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Christian Cooperation Key to Proclaiming the Gospel, Pope Says

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Pope Benedict XVI leads an ecumenical evening prayer service at the Basilica of St. Paul Outside the Walls in Rome on 25 January. The service concluded the Week of Prayer for Christian Unity. (photo: CNS/Paul Haring) 

25 Jan 2013 – By Cindy Wooden

ROME (CNS) — Christians must work together to offer the faith they share to a world that seems to find it more and more difficult to believe, Pope Benedict XVI told Catholic, Orthodox, Anglican and Protestant leaders.

“Unity is in itself a privileged means — almost a requirement — for proclaiming the faith in an increasingly credible way to those who do not yet know the Savior or who, having received the proclamation of the Gospel, have almost forgotten this precious gift,” Pope Benedict said on 25 January.

Presiding over an evening prayer service at the end of the Week of Prayer for Christian Unity, the pope said that, even as divided Christians continue their theological dialogues in the search for full unity, “It is necessary to pursue concrete collaboration among the disciples of Christ on behalf of the cause of transmitting the faith to the modern world.

“In today’s society, it seems that the Christian message has a diminishing impact on personal and community life, and this represents a challenge for all churches and ecclesial communities,” Pope Benedict said in his homily at Rome’s Basilica of St. Paul Outside the Walls.

The key to meeting the challenge, the pope said, is for Christians to pray to God for the gift of unity and step up their efforts at “reconciliation, dialogue and mutual understanding.”

“Communion in the same faith is the basis for ecumenism,” he said.

During the Year of Faith, which the pope established to encourage Catholics to study the basic tenets of their faith and strengthen their religious practice and witness, he said Christians should recognize and give thanks for their shared faith in God, in Jesus as savior and in the Holy Spirit, who sanctifies and continues to give life to the church.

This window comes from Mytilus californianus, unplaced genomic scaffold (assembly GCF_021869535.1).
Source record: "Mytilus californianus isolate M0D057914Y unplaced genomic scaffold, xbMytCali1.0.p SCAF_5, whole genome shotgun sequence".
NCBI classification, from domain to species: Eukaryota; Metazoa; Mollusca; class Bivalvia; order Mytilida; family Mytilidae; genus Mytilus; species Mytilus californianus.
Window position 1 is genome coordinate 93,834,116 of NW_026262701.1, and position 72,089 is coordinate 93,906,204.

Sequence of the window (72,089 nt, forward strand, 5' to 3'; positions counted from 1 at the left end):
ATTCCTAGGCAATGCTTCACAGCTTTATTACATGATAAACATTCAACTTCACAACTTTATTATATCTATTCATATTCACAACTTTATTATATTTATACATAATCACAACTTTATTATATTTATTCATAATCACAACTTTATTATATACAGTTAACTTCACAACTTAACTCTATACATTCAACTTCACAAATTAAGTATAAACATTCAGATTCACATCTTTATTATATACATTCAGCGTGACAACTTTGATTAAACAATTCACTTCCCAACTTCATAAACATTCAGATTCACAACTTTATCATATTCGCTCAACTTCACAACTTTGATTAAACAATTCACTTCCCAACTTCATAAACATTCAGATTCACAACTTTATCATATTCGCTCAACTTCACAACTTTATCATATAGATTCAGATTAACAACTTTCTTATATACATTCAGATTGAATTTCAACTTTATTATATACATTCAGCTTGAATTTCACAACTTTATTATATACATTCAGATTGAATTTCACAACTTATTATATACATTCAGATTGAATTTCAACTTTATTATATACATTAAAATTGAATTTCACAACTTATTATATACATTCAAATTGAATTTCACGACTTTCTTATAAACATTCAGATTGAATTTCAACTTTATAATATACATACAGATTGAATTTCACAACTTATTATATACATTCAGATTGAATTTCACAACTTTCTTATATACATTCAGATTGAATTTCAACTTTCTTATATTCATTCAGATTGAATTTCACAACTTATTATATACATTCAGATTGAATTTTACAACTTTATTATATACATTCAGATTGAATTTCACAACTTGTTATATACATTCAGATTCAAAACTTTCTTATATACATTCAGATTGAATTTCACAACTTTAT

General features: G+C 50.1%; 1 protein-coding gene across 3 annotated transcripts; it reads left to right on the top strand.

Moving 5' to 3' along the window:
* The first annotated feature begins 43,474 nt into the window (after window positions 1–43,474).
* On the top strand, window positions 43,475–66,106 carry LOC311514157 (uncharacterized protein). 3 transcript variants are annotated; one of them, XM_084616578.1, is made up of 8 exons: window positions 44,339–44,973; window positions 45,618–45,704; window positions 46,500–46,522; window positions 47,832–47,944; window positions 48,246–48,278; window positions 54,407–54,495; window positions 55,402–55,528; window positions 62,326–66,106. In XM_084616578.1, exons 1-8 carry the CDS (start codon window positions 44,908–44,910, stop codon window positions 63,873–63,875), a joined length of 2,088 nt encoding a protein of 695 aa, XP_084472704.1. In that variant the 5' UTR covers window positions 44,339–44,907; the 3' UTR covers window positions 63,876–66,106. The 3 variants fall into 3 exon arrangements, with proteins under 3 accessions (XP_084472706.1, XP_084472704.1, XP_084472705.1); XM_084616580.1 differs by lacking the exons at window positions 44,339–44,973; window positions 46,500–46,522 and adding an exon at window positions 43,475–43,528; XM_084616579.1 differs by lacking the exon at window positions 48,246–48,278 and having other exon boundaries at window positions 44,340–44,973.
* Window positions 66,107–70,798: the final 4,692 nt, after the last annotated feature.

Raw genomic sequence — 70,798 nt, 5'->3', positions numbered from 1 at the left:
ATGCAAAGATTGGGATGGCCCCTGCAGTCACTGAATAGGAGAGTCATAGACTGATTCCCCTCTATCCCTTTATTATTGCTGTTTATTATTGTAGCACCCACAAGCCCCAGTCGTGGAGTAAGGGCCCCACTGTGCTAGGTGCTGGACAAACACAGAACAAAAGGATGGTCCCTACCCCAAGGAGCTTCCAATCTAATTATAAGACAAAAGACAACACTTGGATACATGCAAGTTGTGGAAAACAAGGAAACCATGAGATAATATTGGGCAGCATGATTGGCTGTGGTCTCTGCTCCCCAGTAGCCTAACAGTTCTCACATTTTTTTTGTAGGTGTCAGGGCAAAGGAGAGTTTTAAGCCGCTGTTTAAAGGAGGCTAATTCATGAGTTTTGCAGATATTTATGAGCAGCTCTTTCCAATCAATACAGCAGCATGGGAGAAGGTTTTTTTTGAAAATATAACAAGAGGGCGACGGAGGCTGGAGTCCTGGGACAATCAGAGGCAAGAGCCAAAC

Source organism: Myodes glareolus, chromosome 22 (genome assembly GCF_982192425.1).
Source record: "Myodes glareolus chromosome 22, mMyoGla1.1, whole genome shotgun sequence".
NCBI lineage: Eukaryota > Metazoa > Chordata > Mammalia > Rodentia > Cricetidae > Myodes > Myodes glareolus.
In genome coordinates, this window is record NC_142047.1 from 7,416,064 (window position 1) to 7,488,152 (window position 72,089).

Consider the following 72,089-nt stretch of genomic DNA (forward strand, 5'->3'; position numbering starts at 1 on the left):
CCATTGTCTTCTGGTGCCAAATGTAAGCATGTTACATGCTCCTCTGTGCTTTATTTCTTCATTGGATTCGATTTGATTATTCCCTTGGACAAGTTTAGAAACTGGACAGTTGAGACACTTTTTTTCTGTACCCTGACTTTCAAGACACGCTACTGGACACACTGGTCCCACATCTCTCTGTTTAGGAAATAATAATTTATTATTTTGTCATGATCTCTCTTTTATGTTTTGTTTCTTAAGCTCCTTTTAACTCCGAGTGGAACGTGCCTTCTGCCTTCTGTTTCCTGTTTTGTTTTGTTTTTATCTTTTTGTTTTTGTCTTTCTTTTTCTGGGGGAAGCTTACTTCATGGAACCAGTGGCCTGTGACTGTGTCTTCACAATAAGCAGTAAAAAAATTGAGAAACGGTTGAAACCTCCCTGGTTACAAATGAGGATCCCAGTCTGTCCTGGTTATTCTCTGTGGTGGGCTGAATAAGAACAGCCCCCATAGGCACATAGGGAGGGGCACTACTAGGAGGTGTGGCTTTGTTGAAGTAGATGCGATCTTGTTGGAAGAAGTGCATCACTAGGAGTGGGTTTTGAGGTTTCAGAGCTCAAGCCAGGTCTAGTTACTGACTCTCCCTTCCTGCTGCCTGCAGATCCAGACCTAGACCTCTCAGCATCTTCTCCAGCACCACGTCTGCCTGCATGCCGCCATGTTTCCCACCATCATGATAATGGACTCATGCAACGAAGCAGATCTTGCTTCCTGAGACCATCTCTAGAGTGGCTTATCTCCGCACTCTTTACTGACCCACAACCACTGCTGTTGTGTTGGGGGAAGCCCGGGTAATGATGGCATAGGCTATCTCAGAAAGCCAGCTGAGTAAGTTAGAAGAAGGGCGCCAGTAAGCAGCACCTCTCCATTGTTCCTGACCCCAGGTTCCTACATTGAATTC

“Without faith — which primarily is a gift of God, but is also a response of man — the whole ecumenical movement would be reduced to a form of ‘contract’ to which we adhere out of our common interests,” he said.

Instead, ecumenism itself is an expression of faith in Jesus, who prayed that his disciples would be one, the pope said.

The theme — “What does God require of us?” — and reflections for the 2013 week of prayer were developed by Christians in India, working with the World Council of Churches and the Pontifical Council for Promoting Christian Unity. The material highlighted the believers’ biblical obligation “to do justice, love goodness and walk humbly with God.”

“True faith in God is inseparable from personal holiness, just as it is inseparable from the search for justice,” the pope said.

He prayed for Christians in India, “who sometimes are called to witness to their faith in difficult circumstances,” and he said that while walking humbly with God means trusting God completely, “it also means walking beyond the barriers, hatred, racism and social and religious discrimination that divide and damage the whole society.”





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Tags: Pope Benedict XVI Vatican Ecumenism Christian Unity